The ecopark: leaving a print

By: Jennyfer Cárdenas
Translated By: Solkes
Photos: Jennyfer Cárdenas

Our ancestors have left an important legacy as cultural heritage that we must protect, "It is our baggage in the present and the inheritance that we will leave to future generations, so that they can learn, marvel and enjoy it" is the definition given by the UNESCO in 1998 "Heritage".


Photo: Jennyfer Cárdenas
© all rights reserved.
And because of this reason, there is a larger importance of highlighting our cultural wealth, the wealth that remains in oblivion.

This is the case of some Colombian mountains that keep prehistoric artistic expressions as heritage treasures. By this we mean the known rock art that includes pictography, petroglyphs and sculptures made in caves or rocks, and which is the closest to the pre-writing symbols.

One of these cultural riches is found in Cubsio, a place close to the Colombian capital, where the Muiscas are believed to have lived and where indigenous groups from Bojacá and Serrezuela met.


Photo: Jennyfer Cárdenas
© all rights reserved.

A group of heritage watchers has been concerned with the preservation and protection of these prehistoric rocks. They remain intact but over time have lost their historical essence among the settlers, apparently not all are aware of its significance and cultural value.


Photo: Jennyfer Cárdenas
© all rights reserved.
We spoke with iYoli Cubillos, heritage watch woman of what since 2014 has become the Ecoparque (ecopark), a patrimonial protection mechanism.

She tolds us all the efforts made to showcase the historical legacy that represents the Tequendama region.

And that the new generations are taught how to preserve their cultural wealth.

Through dynamically focused workshops for children and adults, Ecoparque Cubsio intends to make an impression on every visitor.

They work with clay, pre-Colombian ceramics and other materials that allow pigmentation on rocks as our ancestors did.


Photo: Jennyfer Cárdenas
© all rights reserved.

Likewise, workshops that leave an environmental conservation message. This creates the need to protect and enhance knowledge about rock art.

According to Samuel León, graphic and workshop designer at Ecoparque Cubsio, there are 30 rocks from 100 registered with the Colombian Institute of Anthropology and History (ICANH). The rocks in Cubsio, municipality of San Antonio del Tequendama, have petroglyphs and pictographs, there are around 250 rocks with rock art.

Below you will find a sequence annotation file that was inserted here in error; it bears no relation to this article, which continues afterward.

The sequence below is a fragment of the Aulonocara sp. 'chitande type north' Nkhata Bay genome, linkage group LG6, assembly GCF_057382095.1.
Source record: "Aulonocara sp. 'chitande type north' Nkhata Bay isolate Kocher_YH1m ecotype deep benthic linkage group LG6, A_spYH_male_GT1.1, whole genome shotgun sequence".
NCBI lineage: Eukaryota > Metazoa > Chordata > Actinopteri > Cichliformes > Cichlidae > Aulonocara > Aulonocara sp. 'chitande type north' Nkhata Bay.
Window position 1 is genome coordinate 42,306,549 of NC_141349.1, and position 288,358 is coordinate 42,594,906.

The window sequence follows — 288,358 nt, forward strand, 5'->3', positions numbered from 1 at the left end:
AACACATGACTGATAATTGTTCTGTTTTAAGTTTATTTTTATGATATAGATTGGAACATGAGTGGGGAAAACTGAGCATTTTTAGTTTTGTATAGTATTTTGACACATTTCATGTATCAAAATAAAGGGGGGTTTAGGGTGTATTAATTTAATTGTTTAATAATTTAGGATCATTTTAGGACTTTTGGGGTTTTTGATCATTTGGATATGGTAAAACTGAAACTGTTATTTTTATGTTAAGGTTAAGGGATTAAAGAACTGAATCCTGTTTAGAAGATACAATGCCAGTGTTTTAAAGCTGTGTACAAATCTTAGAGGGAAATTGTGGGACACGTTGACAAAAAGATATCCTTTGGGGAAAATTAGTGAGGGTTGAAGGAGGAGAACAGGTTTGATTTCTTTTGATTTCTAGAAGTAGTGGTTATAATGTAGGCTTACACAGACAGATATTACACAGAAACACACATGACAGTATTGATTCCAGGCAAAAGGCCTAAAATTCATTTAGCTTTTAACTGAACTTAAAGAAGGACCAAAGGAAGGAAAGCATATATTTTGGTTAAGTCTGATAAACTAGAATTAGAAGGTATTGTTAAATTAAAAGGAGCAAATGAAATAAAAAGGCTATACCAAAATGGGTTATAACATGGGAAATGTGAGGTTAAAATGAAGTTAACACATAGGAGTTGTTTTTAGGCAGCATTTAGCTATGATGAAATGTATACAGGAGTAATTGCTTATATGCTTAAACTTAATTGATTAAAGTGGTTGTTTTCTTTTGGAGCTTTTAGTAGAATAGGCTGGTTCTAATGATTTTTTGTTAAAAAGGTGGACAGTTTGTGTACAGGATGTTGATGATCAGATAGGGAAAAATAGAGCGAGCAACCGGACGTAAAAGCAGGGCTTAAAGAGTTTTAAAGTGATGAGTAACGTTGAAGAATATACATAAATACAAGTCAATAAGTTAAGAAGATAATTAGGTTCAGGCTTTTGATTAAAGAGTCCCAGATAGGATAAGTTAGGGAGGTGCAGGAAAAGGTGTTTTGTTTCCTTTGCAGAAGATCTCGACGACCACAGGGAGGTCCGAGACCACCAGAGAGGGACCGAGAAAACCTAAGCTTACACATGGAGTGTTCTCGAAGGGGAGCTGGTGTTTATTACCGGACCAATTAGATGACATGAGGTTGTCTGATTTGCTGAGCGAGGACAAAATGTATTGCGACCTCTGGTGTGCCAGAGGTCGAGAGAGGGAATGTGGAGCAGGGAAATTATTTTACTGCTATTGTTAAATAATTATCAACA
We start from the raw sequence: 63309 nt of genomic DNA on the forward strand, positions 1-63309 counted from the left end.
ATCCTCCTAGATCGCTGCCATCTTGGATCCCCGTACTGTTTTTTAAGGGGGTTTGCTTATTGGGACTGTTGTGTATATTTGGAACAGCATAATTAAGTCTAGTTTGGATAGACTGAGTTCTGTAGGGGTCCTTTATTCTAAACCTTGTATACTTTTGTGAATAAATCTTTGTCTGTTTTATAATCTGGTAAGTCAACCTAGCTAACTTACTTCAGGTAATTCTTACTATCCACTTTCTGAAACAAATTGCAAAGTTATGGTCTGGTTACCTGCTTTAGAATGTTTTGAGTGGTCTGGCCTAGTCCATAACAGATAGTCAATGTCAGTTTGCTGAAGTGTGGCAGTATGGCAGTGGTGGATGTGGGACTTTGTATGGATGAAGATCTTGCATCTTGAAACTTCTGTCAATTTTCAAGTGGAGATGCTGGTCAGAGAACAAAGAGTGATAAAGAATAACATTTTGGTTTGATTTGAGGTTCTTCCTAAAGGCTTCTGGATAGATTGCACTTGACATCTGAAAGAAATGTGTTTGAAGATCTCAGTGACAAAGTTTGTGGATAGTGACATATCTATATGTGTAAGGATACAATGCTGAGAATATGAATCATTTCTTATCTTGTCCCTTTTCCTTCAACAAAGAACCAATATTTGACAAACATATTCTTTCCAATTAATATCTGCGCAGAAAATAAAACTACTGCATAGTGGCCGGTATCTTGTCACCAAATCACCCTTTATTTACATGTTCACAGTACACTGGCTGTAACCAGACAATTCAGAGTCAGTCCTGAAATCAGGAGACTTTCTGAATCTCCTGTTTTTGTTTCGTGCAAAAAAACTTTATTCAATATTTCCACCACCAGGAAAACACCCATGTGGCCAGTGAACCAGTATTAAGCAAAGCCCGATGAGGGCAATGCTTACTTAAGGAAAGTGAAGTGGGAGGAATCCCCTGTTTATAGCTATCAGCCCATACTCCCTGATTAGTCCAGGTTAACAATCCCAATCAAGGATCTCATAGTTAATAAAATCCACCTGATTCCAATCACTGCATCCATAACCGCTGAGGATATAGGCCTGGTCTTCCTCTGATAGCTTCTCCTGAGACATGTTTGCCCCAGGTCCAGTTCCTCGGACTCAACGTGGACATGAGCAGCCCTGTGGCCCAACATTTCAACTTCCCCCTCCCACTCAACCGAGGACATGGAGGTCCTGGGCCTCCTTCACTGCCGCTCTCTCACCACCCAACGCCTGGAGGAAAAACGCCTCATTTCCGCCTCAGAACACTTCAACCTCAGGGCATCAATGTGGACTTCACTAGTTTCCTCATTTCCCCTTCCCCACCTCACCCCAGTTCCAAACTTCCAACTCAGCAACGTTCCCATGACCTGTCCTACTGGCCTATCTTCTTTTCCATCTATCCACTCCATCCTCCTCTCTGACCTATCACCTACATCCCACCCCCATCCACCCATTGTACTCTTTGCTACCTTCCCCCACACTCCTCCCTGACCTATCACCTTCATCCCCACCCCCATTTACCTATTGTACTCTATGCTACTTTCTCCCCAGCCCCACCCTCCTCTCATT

Photo: Jennyfer Cárdenas
© all rights reserved.

Despite the fact that archaeologists and anthropologists from recognized universities in the country, such as La Nacional, La Distrital, and the University of Antioquia, have done research and scientific projects in the region, they have not left records of their findings that contribute to the cultural growth of those who reside in the place; to which its inhabitants make a call to be taken into account.

Added to this, "The panorama in Colombia is discouraging since little is known about the subject. There have been work of government-sponsored registration but have really been few enough feature professional", so says Samuel Leon who expects the rock art scene ub Colombia to imporve.


Photo: Jennyfer Cárdenas
© all rights reserved.
In any country, if there is rock art that has not yet been protected, the invitation is to be part of the select group of heritage watchers who oversee the conservation of these cultural resources and bring identity to our people by giving an example of Entrepreneurship and love for our own. For the Ministry of Culture in Colombia, it is important that there be groups of volunteers who, based on their creativity, imagination and management, propose the development of activities aimed at social appropriation of heritage and respect for cultural diversity, with a focus on time, work and talent.

 


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